By Dr. Tiffany Torigoe-Lai, pediatric psychologist at CHOC
Many parents are feeling the strains of the COVID-19 pandemic, many children may be feeling COVID-19 stress, too. Children can display stress in different ways, such as wanting to be alone, needing more attention, moodiness, inflexibility and increased distractibility. The good news is that there are many things you can do as a parent to help support your child during this time.
Here are some guidelines as to how best to support your child in coping with COVID-19 stress:
Start a conversation with your child
Find what they know. It may not always be apparent, but those little eyes and ears are constantly soaking up bits and pieces of information around them. Saying something as simple as, “What have you heard about the coronavirus?” or “What questions do you have about the coronavirus?” shows children and adolescents that it’s OK to talk about the coronavirus and it’s not so scary that even the grownups don’t want to talk about it.
Share information using developmentally appropriate language. Focus on answering your children’s questions, but do not provide more details than they are asking about. Focus on providing messages to help your children feel safe, such as “We’re doing all we can to stay safe,” but be truthful. This will help maintain that you are a reliable source of information for your child.
It’s OK if you don’t know the answer. Children ask some tough questions! Use those moments as an opportunity to show your child how to find the answer together. Ensure you are getting information from reputable sources, such as the Centers for Disease Control and Prevention or other government or state websites. If you can’t find an answer to their question, it’s OK to let them know that you don’t have the answer but will let them know as soon as you find out.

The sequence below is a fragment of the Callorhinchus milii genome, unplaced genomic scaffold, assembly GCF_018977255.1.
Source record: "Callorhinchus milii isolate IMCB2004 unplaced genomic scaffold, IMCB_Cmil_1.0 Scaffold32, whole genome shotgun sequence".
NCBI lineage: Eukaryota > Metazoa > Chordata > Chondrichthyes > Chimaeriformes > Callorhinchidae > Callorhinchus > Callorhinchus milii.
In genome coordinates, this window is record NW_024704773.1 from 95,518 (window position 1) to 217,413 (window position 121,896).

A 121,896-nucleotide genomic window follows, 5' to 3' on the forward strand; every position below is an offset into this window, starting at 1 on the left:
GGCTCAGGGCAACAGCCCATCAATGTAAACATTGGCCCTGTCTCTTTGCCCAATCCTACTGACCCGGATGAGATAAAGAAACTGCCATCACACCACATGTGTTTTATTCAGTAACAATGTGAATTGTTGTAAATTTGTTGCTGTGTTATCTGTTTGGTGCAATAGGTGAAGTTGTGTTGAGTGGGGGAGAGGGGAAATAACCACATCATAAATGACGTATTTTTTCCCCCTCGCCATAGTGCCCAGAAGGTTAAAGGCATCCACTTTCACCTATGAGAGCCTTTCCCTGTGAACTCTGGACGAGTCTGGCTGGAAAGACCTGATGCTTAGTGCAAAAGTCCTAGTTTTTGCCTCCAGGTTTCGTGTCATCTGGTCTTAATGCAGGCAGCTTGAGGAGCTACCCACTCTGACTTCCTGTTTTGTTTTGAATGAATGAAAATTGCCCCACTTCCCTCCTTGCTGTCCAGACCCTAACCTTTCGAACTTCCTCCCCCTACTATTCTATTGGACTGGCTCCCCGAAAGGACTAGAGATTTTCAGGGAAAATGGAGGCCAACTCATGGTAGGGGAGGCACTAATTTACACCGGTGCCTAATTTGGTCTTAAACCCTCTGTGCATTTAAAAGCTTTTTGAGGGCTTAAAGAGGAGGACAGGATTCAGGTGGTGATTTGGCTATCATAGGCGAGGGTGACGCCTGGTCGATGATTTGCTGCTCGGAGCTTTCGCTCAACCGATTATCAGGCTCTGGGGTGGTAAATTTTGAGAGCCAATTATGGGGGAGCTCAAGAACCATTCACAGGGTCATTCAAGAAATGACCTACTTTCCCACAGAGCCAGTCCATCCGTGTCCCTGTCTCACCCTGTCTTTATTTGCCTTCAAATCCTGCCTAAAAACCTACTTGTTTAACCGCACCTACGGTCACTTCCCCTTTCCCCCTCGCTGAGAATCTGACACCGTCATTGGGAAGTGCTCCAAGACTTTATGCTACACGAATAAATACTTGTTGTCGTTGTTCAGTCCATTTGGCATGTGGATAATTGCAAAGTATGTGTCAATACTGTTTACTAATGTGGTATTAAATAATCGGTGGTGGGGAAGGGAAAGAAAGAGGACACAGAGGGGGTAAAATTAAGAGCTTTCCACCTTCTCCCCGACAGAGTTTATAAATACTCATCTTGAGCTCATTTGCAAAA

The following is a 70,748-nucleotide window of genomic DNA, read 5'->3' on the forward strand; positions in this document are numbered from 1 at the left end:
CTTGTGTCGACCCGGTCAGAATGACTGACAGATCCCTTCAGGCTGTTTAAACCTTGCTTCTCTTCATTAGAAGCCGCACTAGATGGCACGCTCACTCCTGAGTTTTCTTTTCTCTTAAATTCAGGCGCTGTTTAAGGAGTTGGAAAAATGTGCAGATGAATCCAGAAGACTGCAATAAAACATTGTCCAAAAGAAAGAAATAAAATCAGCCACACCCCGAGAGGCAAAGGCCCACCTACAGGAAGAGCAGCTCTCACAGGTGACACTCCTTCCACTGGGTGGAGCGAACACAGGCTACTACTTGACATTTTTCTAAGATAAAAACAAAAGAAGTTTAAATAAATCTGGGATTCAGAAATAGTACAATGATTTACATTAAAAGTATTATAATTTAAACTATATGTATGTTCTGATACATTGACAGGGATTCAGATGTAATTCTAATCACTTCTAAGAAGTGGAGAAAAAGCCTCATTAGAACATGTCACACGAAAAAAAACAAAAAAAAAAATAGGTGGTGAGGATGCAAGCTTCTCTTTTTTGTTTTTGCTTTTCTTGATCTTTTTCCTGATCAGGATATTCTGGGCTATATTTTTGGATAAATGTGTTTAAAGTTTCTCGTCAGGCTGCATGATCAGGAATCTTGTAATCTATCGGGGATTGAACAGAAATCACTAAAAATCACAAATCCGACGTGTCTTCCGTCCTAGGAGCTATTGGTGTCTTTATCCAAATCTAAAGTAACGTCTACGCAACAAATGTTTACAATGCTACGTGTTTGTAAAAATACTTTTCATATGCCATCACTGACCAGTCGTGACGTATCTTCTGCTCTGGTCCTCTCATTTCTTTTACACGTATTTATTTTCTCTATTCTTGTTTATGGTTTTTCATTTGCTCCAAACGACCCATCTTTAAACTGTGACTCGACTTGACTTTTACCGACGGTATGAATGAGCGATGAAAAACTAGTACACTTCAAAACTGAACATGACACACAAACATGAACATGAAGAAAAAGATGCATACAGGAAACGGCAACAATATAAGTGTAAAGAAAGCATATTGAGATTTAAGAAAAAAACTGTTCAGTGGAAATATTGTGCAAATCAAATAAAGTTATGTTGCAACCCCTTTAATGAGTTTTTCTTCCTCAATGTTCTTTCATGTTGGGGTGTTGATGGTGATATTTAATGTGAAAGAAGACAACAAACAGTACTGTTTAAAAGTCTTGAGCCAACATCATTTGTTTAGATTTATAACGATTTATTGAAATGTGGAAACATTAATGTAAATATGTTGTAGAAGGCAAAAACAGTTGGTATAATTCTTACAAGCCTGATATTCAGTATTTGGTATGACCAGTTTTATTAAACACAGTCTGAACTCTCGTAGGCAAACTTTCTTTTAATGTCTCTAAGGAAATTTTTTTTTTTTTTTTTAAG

Let children talk about their fears. It’s natural for children to worry, so let them know that it’s OK to come to you when they have those feelings. This builds trust and a sense of safety. Be careful not to invalidate their worries or fears. Instead of saying, “Don’t worry about it,” acknowledge their feelings by saying something like, “I can tell you’re really worried about what could happen.”
Show them what they can do! Stress and anxiety can stem from feeling helpless and out of control, so reminding children of what they CAN do at this time to stay safe can help ease their worries. Remind them how they can stay safe and healthy through frequent hand-washing and social distancing. Empowering your children to help others in the world, for example, by donating to a food bank or writing letters to healthcare workers or first responders, shows them that they can help, too!
Establish daily routines can help ease COVID-19 stress
Set up a daily schedule similar to their school days. Schedules help ease stress by providing children with a roadmap of what to expect and what is expected of them during their day. This also helps give them a sense of control, particularly during a time of uncertainty. Developing a schedule at home that is similar to one of their school days will help with adjusting to the transition of learning at home as well as returning to school in the future. Learn more about the importance of setting up structure and routine for kids during this time.
Maintain typical sleeping and eating routines. When children and adolescents are at home all day, it can be easy for them to feel like they are on summer vacation. Bedtimes are often shifted to much later in the evenings, which can make it harder for parents to implement typical routines during the daytime. Additionally, an overly tired or hungry child can become more easily overwhelmed, which could lead to emotional meltdowns. Establishing regular snack and mealtimes as well as routine sleep and wake times will help decrease physical and emotional stress on your child.